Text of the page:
21 Countering America's Adversaries Through Sanctions Act, supra note 1, at § 231(c), 131 Stat. at 917; see also Chesney, Robert, Is the Trump Administration Breaking the Law by Failing to Issue New Russia Sanctions, Lawfare Blog (Jan. 31, 2018), at https://www.lawfareblog.com/trump-administration-breaking-law-failing-issue-new-russia-sanctions (concluding that the Trump administration has likely made “a ‘delay’ determination under 231(c)”).

22 See Indictment, United States v. Internet Research Agency LLC et al., No. 1:18-cr-00032-DLF, 2018 WL 914777 (D.D.C. filed Feb. 16, 2018), available at https://assets.documentcloud.org/documents/4380504/The-Special-Counsel-s-Indictment-of-the-Internet.pdf [https://perma.cc/V6J6-GH7M]. The special counsel is mostly independent from the Trump administration, as part of his mandate is to investigate “any links and/or coordination between the Russian government and individuals associated with the campaign of President Donald Trump.” Rod J. Rosenstein, Acting Attorney General, Order No 3915-2017 re Appointment of Special Counsel to Investigate Russian Interference with the 2016 Presidential Election and Related Matters (May 17, 2017), at https://www.justice.gov/opa/press-release/file/967231/download [https://perma.cc/6M9E-T4ZV].

23 U.S. Dep't of State Press Release, Department Press Briefing (Feb. 20, 2018), at https://www.state.gov/r/pa/prs/dpb/2018/02/278501.htm [https://perma.cc/9W4E-PXD9].

24 See Letter from Robert Menendez, U.S. Senator, to Rex Tillerson, U.S. Sec'y of State, and Steven Mnuchin, U.S. Sec'y of Treasury (Feb. 28, 2018) (noting that the Trump administration has “failed to impose any sanctions against Russia for its cyber activity, even though Section 224 of CAATSA requires sanctions against anyone who knowingly undermines the cyber security of an individual or a democratic institution on behalf of the Russian government”).

25 Countering America's Adversaries Through Sanctions Act, supra note 1, at § 224(a), 131 Stat. at 908; see also Chesney, supra note 21 (remarking that there is “no sign that the [Section 224(c) waiver] provision has been invoked, and … it seems that it could not be invoked in good faith given that certification requirement”).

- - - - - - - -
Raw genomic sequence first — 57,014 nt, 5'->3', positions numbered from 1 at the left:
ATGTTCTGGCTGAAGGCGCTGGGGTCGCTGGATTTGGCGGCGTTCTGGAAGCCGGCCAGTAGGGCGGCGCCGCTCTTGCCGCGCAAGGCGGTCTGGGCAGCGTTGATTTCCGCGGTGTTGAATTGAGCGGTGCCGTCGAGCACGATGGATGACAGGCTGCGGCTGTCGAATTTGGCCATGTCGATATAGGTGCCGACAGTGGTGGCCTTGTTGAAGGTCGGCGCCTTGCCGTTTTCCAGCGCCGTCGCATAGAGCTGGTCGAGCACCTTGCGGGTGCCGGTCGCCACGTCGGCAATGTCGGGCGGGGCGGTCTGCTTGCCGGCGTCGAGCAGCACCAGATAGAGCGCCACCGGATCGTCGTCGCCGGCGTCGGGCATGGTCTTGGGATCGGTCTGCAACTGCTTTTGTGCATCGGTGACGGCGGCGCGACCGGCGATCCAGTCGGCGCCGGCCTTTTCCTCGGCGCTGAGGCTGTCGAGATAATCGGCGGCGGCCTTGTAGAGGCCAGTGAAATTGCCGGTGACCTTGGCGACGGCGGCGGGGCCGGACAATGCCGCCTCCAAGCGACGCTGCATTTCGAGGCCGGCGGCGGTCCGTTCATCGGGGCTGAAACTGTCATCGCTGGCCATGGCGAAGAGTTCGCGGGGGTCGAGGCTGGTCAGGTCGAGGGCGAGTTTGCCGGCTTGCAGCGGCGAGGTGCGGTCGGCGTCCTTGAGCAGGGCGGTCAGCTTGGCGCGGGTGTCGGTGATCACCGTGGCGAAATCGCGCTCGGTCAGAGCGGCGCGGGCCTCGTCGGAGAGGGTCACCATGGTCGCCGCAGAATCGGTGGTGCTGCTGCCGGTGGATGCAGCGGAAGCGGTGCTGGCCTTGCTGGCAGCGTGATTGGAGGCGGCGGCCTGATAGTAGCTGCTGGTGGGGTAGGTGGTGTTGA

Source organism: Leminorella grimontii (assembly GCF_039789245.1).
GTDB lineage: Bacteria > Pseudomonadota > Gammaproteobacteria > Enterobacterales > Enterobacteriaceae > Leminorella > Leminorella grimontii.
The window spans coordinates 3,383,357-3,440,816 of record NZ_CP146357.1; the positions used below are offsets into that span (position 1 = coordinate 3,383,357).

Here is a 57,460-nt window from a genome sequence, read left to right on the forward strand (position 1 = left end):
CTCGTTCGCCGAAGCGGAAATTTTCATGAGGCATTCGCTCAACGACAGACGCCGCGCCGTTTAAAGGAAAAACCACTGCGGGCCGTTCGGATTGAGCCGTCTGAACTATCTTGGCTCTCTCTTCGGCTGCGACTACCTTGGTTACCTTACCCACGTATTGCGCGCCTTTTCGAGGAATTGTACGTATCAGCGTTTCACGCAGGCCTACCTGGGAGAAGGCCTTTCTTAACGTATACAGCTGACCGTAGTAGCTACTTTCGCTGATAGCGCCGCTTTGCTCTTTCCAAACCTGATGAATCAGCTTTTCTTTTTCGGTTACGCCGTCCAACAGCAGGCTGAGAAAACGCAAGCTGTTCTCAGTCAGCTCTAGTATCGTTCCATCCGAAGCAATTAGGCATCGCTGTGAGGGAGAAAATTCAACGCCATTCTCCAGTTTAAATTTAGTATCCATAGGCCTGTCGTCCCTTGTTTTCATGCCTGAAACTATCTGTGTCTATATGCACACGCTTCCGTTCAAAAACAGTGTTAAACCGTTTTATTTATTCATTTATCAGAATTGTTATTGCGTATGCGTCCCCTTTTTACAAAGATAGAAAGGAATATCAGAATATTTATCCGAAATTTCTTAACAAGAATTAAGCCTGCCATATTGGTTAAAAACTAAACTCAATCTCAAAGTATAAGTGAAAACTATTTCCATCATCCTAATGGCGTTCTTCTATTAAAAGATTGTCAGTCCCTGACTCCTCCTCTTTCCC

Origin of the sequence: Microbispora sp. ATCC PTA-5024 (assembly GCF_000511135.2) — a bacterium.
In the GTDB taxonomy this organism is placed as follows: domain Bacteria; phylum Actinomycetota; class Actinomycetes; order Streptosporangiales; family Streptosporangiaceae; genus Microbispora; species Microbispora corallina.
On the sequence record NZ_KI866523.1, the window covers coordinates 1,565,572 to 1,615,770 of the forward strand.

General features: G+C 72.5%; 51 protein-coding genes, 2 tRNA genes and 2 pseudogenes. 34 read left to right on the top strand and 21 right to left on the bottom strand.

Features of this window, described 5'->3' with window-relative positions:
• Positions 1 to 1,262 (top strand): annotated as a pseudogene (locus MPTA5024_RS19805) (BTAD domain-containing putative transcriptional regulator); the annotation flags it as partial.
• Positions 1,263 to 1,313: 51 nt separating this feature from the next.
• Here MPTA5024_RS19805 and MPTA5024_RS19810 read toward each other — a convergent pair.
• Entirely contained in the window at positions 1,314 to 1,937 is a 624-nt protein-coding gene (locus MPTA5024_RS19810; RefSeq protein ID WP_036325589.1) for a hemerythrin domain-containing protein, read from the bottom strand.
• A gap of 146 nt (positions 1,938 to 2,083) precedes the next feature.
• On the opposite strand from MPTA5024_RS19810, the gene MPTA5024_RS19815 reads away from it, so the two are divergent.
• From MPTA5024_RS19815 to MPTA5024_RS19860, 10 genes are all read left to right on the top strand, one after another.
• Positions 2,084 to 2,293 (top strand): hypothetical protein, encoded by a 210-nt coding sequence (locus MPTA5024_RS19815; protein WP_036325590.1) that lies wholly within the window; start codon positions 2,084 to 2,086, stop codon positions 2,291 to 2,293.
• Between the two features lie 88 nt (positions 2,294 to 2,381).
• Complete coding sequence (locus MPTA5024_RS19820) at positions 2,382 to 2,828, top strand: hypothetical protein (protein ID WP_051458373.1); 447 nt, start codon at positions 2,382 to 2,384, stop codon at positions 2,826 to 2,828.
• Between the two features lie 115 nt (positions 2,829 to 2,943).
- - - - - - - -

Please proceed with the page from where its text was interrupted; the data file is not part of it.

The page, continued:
26 See Off. of the Brit. Prime Minister Press Release, Salisbury Attack: Joint Statement From the Leaders of France, Germany, the United States and the United Kingdom (Mar. 15, 2018), at https://www.gov.uk/government/news/salisbury-attack-joint-statement-from-the-leaders-of-france-germany-the-united-states-and-the-united-kingdom (commenting that “it was highly likely that Russia was responsible for the attack”).

27 U.S. Dep't of Treasury Press Release, supra note 4.

28 Id.

29 Id.

30 Id.

31 Id.

32 Id.

33 Countering America's Adversaries Through Sanctions Act, supra note 1, at § 241(a)(1)(A)–(E), 131 Stat. at 922–23.

34 See U.S. Dep't of Treasury, Report to Congress Pursuant to Section 241 of the Countering America's Adversaries Through Sanctions Act of 2017 Regarding Senior Foreign Political Figures and Oligarchs in the Russian Federation and Russian Parastatal Entities (2018) [hereinafter Treasury Report], available at https://s0.rbk.ru/v6_top_pics/media/file/8/78/755172907012788.pdf; Neil MacFarquhar & Peter Baker, Trump's Stance on Russia Sanctions Angers Both Moscow and Washington, N.Y. Times (Jan. 30, 2018), at https://www.nytimes.com/2018/01/30/world/europe/kremlin-russia-trump-list.html.

35 US. Dep't of Treas. Press Release, Treasury Information on CAATSA Report and Russian Sanctions (Feb. 1, 2018), at https://home.treasury.gov/news/press-releases/sm0276 [https://perma.cc/B6M2-U7JS].

36 Id.

37 U.S. Dep't of State Press Release, Unsafe Russian Military Practices (Jan. 29, 2018), at https://www.state.gov/r/pa/prs/ps/2018/01/277753.htm [https://perma.cc/CVQ7-9SWL].

38 MacFarquhar & Baker, supra note 34 (further quoting Putin as saying, “We were prepared to undertake retaliatory steps, and quite serious ones too, which would cut our relations to zero.”).

39 Morello, supra note 2.

40 See Gardiner Harris, Coming U.S. List of Oligarchs Linked to Putin Alarms Russia's Rich, N.Y. Times (Jan. 26, 2018), at https://www.nytimes.com/2018/01/26/us/politics/russia-oligarchs-list-sanctions.html?action=click&contentCollection=Europe&module=RelatedCoverage&region=EndOfArticle&pgtype=article; Treasury Report, supra note 34.

41 Harris, supra note 40.

42 See Borger, Julian, US “Name-and-Shame” List of Russian Oligarchs Binned by Top Trump Official-Expert, Guardian (Jan. 30, 2018), at https://www.theguardian.com/world/2018/jan/30/russia-kremlin-list-trump-administration-forbes; Adam Taylor, “The Kremlin List”: Why Russian Oligarchs Shrugged, Wash. Post (Jan. 30, 2018), at https://www.washingtonpost.com/news/worldviews/wp/2018/01/30/the-kremlin-list-why-russian-oligarchs-shrugged/?utm_term=.91cf9383dcf1.

43 Taylor, supra note 42; see also Dep't of Treas. Press Release, supra note 35 (“The unclassified report was derived from open source materials which include websites, government documents, public records, and news stories among other items. The classified version was derived from classified sources and methods.”).